This week’s entry in the motorbike category is shown above, with no less than six milk crates and two additional boxes strapped onto the back of his bike.  I can only imagine how poorly this bike handles with such a high center of gravity.

 

In the truck category we have this pickup truck which is overloaded in such a silly manner, it ceases to be funny.  What is in the boxes?  Lay’s potato chips.  So the truck isn’t overloaded by weight, necessarily, just size.

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December 5th was His Majesty the King’s 82nd birthday.  Yellow is the color normally associated with His Majesty, as he was born on a Monday, the day associated with the color yellow.  However, in the recent political tumult in Thailand, the royalists appropriated yellow and are now known as the “yellow shirts.”  Because of this, yellow is too partisan a color to wear to celebrate the King’s birthday.  It seems that this year, pink was decided upon.

 

A concert at Tokyo department store at MBK shopping center.  Note the prevalence of pink.  The two-letter script that looks like “WO” in English is the Thai word for “father” – HMTK is affectionately referred to as the father of the nation.  Father’s day coincides with his birthday.

 

Here’s a closeup of the crowd watching the concern.  I’ve never seen these LED signs before but I guess they are kind of a grown-up version of Lite Brite.  I take it from these signs that the artist who is performing is known as Dan.

 

On the walkway from MBK shopping center to Siam Discovery, I saw something I have never seen before in Thailand and hope to never see again: mimes.

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Speaking of things you’ve never seen before. take a look at this picture and see if you can tell me what about it you’ve never seen before.

 

Scroll down for the answer…

Me wearing brown shoes.  After some prodding from Tawn (and an amazing find of wide shoe sizes from Clarks, something else I’ve never seen in Thailand) I caved in and bought a brown pair of shoes.  I have not owned brown shoes since maybe high school.  In university I did have a pair of blue Doc Martens but other than that, my leather shoes (with the exception of sneakers) have been black.  No confusion, no fuss, no trouble matching the belt.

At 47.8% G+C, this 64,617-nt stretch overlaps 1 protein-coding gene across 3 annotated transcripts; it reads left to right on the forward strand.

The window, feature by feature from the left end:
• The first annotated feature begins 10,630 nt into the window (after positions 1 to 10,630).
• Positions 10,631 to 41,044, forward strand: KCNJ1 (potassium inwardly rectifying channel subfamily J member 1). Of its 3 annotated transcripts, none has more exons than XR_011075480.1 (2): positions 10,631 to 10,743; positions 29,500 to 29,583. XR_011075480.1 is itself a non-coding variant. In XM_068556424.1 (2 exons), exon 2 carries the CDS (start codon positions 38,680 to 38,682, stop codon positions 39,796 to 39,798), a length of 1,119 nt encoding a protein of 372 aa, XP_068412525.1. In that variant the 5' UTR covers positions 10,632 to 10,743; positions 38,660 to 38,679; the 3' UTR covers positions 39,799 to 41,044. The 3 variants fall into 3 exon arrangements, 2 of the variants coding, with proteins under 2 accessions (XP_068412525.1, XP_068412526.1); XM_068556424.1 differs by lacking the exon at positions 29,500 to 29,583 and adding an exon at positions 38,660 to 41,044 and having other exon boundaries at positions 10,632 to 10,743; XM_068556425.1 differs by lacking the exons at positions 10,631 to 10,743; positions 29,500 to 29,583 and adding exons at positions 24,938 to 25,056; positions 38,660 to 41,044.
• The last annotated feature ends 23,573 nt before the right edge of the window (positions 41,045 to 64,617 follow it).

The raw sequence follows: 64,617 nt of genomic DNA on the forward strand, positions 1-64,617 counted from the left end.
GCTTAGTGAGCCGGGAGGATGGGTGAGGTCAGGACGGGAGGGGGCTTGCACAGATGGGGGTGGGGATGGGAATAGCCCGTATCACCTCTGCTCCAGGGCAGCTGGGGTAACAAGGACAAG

You may not fully appreciate how earth-shattering this news is, but you should know that snowballs are starting to feel like they have a fighting chance in hell.

Lost? Just Don’t Blow Your Nose

P1210031.JPGI’m a closet shopper.  Everyone thinks Tawn is the shopper in this family but sometimes I find something that I think is really cool and I’ll buy it.  So it was while we were in Taipei and stopped by a branch of Muji, the Japanese “no brand, high quality” store that is kind of like the Gap meets IKEA but better.

What caught my eye?  These exciting Muji cotton handkerchiefs here that are printed with maps of London, New York, Tokyo and Kyoto.  Each city has both a present-day map as well as a map of the old city, usually from the mid-1800s.

Almost all my handkerchiefs come from Muji, ever since I first discovered the store in Hong Kong years ago.  Their handkerchiefs are of good quality, durable, reasonable priced, and come in a variety of colors and patterns that, while conservative, give me a little room to express myself.

Of course, the fact that I carry a handkerchief at all probably puts me into a category all my own.  There seem to be few men anymore who carry handkerchiefs.  Truly, though, how can a gentleman not carry one with him?  You never know when there will be a spill to clean up, a person in tears, a wound that needs staunching.  Plus, these map handkerchiefs would make for cool tray liners during a party.  I’m not sure they’ll go into my handkerchief drawer but may instead end up in the linen closet.

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More on Muji.  Muji describes itself as follows:

“Muji is not a brand.  Muji does not make products of individuality or fashion nor does Muji reflect the popularity of its name in its prices.  Muji creates products with a view toward global consumption in the future.  That means that we do not create products that lure customers into believing that ‘this is the best’ or ‘I must have this.’  We would like our customers to feel the rational sense of satisfaction that comes not with ‘this is the best,’ but with ‘this is enough.’  ‘Best’ becomes ‘enough.'”